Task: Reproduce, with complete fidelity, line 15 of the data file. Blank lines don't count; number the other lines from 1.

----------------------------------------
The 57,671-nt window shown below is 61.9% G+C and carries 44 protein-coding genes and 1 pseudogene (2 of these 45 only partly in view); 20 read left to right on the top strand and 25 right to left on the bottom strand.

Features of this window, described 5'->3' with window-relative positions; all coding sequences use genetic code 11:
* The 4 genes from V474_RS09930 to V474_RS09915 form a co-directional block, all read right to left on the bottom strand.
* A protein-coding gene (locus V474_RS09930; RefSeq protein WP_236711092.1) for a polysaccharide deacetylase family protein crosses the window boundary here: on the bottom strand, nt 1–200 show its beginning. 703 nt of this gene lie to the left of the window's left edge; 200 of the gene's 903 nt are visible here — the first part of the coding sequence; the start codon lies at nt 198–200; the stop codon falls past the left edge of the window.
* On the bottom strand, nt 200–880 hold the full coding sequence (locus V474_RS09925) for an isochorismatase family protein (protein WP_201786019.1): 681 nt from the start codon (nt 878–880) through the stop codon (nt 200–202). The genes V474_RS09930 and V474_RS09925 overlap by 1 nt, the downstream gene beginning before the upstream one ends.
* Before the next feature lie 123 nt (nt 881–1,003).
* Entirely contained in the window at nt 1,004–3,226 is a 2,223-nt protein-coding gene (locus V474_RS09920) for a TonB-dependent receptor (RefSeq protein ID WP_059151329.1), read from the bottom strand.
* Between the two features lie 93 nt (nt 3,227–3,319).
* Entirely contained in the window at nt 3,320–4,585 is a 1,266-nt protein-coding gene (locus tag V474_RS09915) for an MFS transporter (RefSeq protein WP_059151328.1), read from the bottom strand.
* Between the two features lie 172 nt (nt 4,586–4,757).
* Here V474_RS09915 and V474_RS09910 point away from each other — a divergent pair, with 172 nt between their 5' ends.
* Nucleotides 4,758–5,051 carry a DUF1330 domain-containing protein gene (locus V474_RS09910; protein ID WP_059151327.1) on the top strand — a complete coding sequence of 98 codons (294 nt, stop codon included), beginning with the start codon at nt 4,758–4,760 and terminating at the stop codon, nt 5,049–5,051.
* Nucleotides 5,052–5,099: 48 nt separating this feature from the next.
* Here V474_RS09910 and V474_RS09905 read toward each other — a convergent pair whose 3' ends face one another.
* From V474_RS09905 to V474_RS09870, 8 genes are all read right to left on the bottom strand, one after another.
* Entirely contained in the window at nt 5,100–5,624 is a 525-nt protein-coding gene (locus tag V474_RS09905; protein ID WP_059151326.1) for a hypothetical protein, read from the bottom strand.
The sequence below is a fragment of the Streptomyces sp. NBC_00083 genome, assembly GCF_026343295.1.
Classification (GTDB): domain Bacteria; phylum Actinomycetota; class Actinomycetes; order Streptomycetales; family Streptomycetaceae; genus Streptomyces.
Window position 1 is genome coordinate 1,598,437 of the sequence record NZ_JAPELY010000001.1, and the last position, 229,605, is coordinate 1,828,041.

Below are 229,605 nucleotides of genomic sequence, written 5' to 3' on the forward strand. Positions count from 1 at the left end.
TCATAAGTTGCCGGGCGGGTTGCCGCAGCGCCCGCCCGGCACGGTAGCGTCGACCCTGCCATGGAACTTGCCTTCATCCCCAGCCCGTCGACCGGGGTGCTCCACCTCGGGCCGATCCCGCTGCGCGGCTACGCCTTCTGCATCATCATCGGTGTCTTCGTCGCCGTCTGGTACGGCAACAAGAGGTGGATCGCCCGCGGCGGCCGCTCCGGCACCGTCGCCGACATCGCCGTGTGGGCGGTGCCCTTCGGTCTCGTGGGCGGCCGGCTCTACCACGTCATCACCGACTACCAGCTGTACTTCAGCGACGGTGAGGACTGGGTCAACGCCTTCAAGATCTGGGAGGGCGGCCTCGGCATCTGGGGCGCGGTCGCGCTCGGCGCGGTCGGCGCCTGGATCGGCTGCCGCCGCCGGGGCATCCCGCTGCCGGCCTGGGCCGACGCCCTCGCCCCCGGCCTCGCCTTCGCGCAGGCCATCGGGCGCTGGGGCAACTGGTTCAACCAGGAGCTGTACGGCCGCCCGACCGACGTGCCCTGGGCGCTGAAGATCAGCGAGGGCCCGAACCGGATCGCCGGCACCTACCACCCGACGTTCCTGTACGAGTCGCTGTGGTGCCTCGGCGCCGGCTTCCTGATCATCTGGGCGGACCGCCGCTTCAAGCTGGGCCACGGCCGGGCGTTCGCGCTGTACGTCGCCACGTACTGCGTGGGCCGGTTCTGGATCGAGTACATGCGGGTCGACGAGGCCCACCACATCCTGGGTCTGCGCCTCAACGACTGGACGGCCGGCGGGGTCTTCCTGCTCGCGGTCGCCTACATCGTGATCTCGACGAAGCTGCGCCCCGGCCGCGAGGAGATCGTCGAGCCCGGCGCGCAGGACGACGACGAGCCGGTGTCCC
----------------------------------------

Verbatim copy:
* From V474_RS09905 to V474_RS09870, 8 genes are all read right to left on the bottom strand, one after another.